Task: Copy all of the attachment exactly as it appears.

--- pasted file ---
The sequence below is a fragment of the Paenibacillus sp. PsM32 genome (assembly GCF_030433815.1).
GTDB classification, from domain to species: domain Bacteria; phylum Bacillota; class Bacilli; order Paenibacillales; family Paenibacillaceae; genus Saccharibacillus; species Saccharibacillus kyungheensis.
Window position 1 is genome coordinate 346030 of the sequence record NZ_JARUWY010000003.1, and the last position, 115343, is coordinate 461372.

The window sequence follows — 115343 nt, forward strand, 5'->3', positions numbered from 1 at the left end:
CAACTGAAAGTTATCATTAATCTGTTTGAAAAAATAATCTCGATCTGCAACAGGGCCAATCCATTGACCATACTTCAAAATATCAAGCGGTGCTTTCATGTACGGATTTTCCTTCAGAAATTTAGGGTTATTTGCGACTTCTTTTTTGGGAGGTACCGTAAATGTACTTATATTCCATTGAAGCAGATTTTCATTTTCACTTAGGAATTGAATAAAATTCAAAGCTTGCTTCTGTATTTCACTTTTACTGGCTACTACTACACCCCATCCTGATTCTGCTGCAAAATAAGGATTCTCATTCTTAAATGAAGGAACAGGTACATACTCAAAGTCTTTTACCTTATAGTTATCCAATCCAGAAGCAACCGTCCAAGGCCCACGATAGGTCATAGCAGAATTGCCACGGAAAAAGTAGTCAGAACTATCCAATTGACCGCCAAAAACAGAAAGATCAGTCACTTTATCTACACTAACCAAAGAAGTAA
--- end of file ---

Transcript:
The sequence below is a fragment of the Paenibacillus sp. PsM32 genome (assembly GCF_030433815.1).
GTDB classification, from domain to species: domain Bacteria; phylum Bacillota; class Bacilli; order Paenibacillales; family Paenibacillaceae; genus Saccharibacillus; species Saccharibacillus kyungheensis.
Window position 1 is genome coordinate 346030 of the sequence record NZ_JARUWY010000003.1, and the last position, 115343, is coordinate 461372.

The window sequence follows — 115343 nt, forward strand, 5'->3', positions numbered from 1 at the left end:
CAACTGAAAGTTATCATTAATCTGTTTGAAAAAATAATCTCGATCTGCAACAGGGCCAATCCATTGACCATACTTCAAAATATCAAGCGGTGCTTTCATGTACGGATTTTCCTTCAGAAATTTAGGGTTATTTGCGACTTCTTTTTTGGGAGGTACCGTAAATGTACTTATATTCCATTGAAGCAGATTTTCATTTTCACTTAGGAATTGAATAAAATTCAAAGCTTGCTTCTGTATTTCACTTTTACTGGCTACTACTACACCCCATCCTGATTCTGCTGCAAAATAAGGATTCTCATTCTTAAATGAAGGAACAGGTACATACTCAAAGTCTTTTACCTTATAGTTATCCAATCCAGAAGCAACCGTCCAAGGCCCACGATAGGTCATAGCAGAATTGCCACGGAAAAAGTAGTCAGAACTATCCAATTGACCGCCAAAAACAGAAAGATCAGTCACTTTATCTACACTAACCAAAGAAGTAA